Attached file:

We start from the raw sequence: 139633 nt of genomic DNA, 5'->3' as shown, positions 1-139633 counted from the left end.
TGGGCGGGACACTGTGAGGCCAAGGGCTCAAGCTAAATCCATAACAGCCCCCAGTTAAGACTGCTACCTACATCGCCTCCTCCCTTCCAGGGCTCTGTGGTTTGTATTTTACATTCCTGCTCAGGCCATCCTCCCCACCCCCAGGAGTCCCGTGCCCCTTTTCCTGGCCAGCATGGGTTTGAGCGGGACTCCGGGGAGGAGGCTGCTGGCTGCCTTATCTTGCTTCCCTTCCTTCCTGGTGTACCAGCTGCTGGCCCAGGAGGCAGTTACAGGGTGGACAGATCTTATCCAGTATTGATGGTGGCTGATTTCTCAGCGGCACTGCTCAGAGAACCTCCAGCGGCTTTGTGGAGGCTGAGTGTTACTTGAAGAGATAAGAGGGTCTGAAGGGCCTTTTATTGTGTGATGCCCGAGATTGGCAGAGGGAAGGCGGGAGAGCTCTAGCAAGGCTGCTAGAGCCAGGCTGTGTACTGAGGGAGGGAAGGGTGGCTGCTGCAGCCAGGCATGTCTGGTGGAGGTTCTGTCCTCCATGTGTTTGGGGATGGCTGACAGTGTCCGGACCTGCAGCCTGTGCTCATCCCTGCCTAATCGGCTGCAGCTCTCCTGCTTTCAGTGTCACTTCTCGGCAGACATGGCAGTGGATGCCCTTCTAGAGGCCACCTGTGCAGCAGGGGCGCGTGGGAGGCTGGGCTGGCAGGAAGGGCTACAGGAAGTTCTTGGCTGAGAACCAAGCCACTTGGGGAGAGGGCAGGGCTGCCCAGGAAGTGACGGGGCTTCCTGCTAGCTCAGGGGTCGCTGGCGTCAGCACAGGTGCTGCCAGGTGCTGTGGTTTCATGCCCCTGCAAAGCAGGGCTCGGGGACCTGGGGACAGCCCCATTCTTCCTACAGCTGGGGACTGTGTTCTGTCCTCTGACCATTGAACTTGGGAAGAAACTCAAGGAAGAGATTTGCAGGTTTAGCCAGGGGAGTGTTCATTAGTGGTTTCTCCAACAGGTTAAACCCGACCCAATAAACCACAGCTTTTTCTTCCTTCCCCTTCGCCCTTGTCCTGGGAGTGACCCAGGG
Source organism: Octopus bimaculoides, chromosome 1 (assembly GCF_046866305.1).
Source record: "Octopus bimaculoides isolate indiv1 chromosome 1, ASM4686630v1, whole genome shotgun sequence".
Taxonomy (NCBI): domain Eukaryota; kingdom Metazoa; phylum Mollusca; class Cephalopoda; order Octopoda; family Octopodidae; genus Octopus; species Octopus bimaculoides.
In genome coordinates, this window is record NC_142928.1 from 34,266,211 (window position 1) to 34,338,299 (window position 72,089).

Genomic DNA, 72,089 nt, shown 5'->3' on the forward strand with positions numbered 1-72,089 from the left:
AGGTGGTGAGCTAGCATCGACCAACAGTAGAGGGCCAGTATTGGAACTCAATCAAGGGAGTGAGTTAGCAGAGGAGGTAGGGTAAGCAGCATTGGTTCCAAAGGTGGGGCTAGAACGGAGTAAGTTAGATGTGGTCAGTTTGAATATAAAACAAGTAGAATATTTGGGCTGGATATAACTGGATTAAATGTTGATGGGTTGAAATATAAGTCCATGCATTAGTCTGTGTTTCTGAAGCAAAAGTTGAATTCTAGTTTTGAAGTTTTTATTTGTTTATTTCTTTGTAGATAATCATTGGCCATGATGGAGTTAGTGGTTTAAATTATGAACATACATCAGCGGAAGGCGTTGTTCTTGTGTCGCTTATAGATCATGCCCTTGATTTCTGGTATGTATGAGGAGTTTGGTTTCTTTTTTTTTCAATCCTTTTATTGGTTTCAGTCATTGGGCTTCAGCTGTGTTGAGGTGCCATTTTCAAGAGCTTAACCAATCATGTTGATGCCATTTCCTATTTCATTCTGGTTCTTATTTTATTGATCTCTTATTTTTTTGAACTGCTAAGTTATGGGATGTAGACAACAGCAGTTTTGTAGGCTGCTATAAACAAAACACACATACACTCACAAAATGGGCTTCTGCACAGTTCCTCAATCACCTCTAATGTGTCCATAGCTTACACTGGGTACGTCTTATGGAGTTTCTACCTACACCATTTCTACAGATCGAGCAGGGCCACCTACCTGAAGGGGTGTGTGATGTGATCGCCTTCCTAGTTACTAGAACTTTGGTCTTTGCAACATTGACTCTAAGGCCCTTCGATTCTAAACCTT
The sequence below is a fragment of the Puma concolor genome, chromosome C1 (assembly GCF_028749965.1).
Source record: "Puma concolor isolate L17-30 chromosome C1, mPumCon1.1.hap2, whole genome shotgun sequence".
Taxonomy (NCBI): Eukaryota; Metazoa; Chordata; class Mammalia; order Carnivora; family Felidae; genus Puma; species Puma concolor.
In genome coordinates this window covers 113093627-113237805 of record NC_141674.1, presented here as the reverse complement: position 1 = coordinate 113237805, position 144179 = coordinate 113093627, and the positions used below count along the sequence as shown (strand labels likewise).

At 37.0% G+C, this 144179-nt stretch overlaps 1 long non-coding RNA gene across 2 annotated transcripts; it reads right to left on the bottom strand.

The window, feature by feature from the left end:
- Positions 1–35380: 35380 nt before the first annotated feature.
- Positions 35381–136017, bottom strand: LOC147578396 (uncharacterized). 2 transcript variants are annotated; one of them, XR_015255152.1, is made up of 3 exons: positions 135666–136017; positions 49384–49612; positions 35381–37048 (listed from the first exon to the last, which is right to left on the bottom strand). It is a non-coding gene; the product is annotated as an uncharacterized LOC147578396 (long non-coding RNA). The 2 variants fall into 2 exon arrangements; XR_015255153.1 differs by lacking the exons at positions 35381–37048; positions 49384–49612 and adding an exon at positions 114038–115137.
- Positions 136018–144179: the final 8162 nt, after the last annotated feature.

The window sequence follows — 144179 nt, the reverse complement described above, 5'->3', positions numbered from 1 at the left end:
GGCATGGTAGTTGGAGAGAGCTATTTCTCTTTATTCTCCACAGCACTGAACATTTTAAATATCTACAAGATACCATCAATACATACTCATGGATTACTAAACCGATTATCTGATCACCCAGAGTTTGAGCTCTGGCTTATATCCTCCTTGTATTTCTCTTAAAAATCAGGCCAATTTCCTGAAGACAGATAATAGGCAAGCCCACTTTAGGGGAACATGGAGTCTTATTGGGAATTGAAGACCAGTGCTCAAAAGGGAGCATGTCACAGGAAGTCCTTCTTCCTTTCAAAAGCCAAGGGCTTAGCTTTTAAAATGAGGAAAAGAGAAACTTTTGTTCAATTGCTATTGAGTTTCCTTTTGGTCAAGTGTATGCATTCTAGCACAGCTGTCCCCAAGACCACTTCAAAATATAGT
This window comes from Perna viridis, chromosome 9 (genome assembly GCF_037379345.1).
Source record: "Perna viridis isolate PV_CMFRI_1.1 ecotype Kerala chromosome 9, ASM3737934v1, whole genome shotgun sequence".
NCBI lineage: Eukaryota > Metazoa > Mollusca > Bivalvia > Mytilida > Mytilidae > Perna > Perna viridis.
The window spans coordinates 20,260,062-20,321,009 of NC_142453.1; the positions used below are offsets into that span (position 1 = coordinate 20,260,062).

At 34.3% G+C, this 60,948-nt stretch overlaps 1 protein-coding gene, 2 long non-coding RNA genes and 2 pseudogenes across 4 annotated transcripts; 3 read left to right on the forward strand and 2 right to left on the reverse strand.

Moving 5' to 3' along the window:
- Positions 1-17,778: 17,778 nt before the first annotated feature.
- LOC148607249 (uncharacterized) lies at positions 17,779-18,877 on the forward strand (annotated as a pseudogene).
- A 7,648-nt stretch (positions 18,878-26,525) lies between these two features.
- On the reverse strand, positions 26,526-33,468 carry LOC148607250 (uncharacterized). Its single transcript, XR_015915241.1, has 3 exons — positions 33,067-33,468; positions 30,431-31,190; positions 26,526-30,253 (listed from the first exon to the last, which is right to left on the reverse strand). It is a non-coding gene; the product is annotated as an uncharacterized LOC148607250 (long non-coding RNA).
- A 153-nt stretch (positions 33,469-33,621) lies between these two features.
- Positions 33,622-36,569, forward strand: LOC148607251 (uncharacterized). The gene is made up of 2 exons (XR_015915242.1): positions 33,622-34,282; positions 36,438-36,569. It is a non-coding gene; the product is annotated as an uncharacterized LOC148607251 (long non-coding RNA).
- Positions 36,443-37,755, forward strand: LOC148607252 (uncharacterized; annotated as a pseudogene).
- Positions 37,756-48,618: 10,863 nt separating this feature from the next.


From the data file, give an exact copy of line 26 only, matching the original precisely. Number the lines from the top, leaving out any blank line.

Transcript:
- Positions 1-17,778: 17,778 nt before the first annotated feature.